Evaluating this yields:

${\displaystyle E={\begin{cases}\displaystyle x+{\frac {1}{60}}x^{3}+{\frac {1}{1400}}x^{5}+{\frac {1}{25200}}x^{7}+{\frac {43}{17248000}}x^{9}+{\frac {1213}{7207200000}}x^{11}+{\frac {151439}{12713500800000}}x^{13}+\cdots \ |\ x=(6M)^{\frac {1}{3}},&e=1\\\\\displaystyle {\frac {1}{1-e}}M-{\frac {e}{(1-e)^{4}}}{\frac {M^{3}}{3!}}+{\frac {(9e^{2}+e)}{(1-e)^{7}}}{\frac {M^{5}}{5!}}-{\frac {(225e^{3}+54e^{2}+e)}{(1-e)^{10}}}{\frac {M^{7}}{7!}}+{\frac {(11025e^{4}+4131e^{3}+243e^{2}+e)}{(1-e)^{13}}}{\frac {M^{9}}{9!}}+\cdots ,&e\neq 1\end{cases}}}$

These series can be reproduced in Mathematica with the InverseSeries operation.

InverseSeries[Series[M - Sin[M], {M, 0, 10}]]
InverseSeries[Series[M - e Sin[M], {M, 0, 10}]]

These functions are simple Taylor series. Taylor series representations of transcendental functions are considered to be definitions of those functions. Therefore, this solution is a formal definition of the inverse Kepler equation. While this solution is the simplest in a certain mathematical sense, for values of ${\displaystyle e}$ near 1 the convergence is very poor, other solutions are preferable for most applications. Alternatively, Kepler's equation can be solved numerically.

The solution for e ≠ 1 was discovered by Karl Stumpff in 1968,[7] but its significance wasn't recognized.[8]

Algorithm for the inverse Kepler equation

Note that ${\displaystyle E=M+e\sin {E}}$. Repeatedly substituting the expression on the right for the ${\displaystyle E}$ on the right yields a simple fixed point iteration algorithm for evaluating ${\displaystyle E(e,M)}$.

function E(e,M,n)
E = M
for k = 1 to n
E = M + e*sin E
next k
return E


The number of iterations, ${\displaystyle n}$, depends on the value of ${\displaystyle e}$.

Using Newton's method to find the zero of ${\displaystyle f=E-e\sin {E}-M}$ one gets,

${\displaystyle \Delta E={\frac {M+e\cdot \sin {E}-E}{1-e\cdot \cos {E}}}={\frac {(M+e\cdot \sin {E}-E)(1+e\cdot \cos {E})}{1-e^{2}\cdot (\cos {E})^{2}}}\approx M-E+e\cdot \sin {E}}$

to first order in the small quantities ${\displaystyle M-E}$ and ${\displaystyle e}$, or,

${\displaystyle E'=E+\Delta E=M+e\cdot \sin {E}}$.

The algorithm actually uses a simplified version of Newton's method to improve on a value for E. Although Newton's method usually converges faster to the correct value for E there are situations where it requires division by 0 and the method above is then preferred.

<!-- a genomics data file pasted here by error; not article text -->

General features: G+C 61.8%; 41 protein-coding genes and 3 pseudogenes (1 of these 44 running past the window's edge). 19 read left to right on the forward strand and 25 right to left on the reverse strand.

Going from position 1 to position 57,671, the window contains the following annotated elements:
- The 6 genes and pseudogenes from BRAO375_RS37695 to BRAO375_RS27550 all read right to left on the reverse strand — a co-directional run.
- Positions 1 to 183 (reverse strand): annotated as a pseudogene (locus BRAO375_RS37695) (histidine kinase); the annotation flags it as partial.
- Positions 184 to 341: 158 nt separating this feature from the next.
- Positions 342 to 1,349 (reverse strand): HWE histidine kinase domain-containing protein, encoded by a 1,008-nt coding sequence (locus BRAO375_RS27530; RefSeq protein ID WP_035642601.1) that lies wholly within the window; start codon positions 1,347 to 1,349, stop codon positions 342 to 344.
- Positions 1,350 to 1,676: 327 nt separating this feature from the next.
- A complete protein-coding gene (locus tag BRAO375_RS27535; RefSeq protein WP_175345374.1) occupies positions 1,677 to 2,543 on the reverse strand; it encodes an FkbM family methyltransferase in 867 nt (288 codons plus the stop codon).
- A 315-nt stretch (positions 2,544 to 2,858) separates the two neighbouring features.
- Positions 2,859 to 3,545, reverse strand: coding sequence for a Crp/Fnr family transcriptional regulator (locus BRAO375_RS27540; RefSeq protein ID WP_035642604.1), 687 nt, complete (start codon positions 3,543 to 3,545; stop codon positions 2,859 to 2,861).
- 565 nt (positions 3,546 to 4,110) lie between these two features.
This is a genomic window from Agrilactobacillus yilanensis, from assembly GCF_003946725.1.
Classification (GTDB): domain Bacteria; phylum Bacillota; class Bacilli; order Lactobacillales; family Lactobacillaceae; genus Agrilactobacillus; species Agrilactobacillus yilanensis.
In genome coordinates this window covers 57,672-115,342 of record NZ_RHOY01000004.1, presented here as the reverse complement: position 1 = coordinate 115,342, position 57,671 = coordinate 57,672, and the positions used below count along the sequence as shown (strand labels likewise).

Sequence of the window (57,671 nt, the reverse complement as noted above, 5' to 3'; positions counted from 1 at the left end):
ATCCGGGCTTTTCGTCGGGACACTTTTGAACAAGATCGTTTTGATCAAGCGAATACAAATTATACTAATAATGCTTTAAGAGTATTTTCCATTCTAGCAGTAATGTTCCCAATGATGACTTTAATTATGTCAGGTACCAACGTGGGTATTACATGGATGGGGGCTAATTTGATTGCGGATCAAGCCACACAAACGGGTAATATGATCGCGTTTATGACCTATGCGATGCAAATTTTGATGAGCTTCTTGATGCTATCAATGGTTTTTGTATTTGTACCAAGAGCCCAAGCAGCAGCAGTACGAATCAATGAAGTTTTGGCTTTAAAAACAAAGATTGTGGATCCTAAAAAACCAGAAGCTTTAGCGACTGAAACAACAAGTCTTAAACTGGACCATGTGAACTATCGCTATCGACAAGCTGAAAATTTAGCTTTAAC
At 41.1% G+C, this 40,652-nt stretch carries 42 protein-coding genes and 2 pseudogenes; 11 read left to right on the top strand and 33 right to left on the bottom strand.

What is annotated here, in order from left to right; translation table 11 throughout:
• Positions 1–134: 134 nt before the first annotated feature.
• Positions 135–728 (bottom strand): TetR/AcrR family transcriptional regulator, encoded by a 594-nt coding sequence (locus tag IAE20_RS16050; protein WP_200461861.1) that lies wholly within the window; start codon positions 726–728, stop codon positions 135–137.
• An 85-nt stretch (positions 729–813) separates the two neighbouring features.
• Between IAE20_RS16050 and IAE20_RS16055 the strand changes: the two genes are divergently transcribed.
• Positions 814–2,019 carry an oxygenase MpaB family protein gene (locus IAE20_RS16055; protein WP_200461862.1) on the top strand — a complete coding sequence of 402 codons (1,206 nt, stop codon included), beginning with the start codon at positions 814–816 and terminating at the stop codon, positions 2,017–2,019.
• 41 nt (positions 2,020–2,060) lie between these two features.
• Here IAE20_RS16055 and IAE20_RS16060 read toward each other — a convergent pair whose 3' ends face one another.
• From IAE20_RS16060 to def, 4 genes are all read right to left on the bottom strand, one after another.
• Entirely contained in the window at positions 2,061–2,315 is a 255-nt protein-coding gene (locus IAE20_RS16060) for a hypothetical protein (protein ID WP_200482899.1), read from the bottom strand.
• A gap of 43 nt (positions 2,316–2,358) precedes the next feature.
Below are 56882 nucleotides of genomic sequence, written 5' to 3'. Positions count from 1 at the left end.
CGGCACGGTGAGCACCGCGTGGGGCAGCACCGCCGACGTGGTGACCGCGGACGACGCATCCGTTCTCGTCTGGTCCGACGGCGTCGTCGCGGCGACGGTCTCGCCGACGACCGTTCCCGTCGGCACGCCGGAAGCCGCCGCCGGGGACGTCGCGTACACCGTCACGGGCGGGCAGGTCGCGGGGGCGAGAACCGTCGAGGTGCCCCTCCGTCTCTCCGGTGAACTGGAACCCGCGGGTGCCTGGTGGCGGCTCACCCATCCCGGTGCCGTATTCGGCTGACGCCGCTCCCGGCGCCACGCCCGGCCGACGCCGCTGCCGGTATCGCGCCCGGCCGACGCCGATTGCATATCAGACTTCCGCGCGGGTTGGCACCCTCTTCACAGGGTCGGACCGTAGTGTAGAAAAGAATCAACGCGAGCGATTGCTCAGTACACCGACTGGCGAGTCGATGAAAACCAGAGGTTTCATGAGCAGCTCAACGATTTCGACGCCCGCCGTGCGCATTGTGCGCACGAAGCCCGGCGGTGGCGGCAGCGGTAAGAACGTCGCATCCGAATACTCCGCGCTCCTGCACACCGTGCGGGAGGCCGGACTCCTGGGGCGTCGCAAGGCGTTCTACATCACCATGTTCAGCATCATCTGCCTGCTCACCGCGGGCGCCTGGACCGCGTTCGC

The inverse radial Kepler equation is:

${\displaystyle x(t)=\sum _{n=1}^{\infty }\left[\lim _{r\to 0^{+}}\left({\frac {t^{{\frac {2}{3}}n}}{n!}}{\frac {\mathrm {d} ^{\,n-1}}{\mathrm {d} r^{\,n-1}}}\!\left(r^{n}\left({\frac {3}{2}}{\Big (}\sin ^{-1}({\sqrt {r}})-{\sqrt {r-r^{2}}}{\Big )}\right)^{\!-{\frac {2}{3}}n}\right)\right)\right]}$

Evaluating this yields:

${\displaystyle x(t)=p-{\frac {1}{5}}p^{2}-{\frac {3}{175}}p^{3}-{\frac {23}{7875}}p^{4}-{\frac {1894}{3931875}}p^{5}-{\frac {3293}{21896875}}p^{6}-{\frac {2418092}{62077640625}}p^{7}-\ \cdots \ {\bigg |}{p=\left({\tfrac {3}{2}}t\right)^{2/3}}}$

To obtain this result using Mathematica:

InverseSeries[Series[ArcSin[Sqrt[t]] - Sqrt[(1 - t) t], {t, 0, 15}]]

Numerical approximation of inverse problem

For most applications, the inverse problem can be computed numerically by finding the root of the function:

${\displaystyle f(E)=E-e\sin(E)-M(t)}$

This can be done iteratively via Newton's method:

${\displaystyle E_{n+1}=E_{n}-{\frac {f(E_{n})}{f'(E_{n})}}=E_{n}-{\frac {E_{n}-e\sin(E_{n})-M(t)}{1-e\cos(E_{n})}}}$

Note that E and M are in units of radians in this computation. This iteration is repeated until desired accuracy is obtained (e.g. when f(E) < desired accuracy). For most elliptical orbits an initial value of E0 = M(t) is sufficient. For orbits with e > 0.8, an initial value of E0 = π should be used.[9] A similar approach can be used for the hyperbolic form of Kepler's equation. In the case of a parabolic trajectory, Barker's equation is used.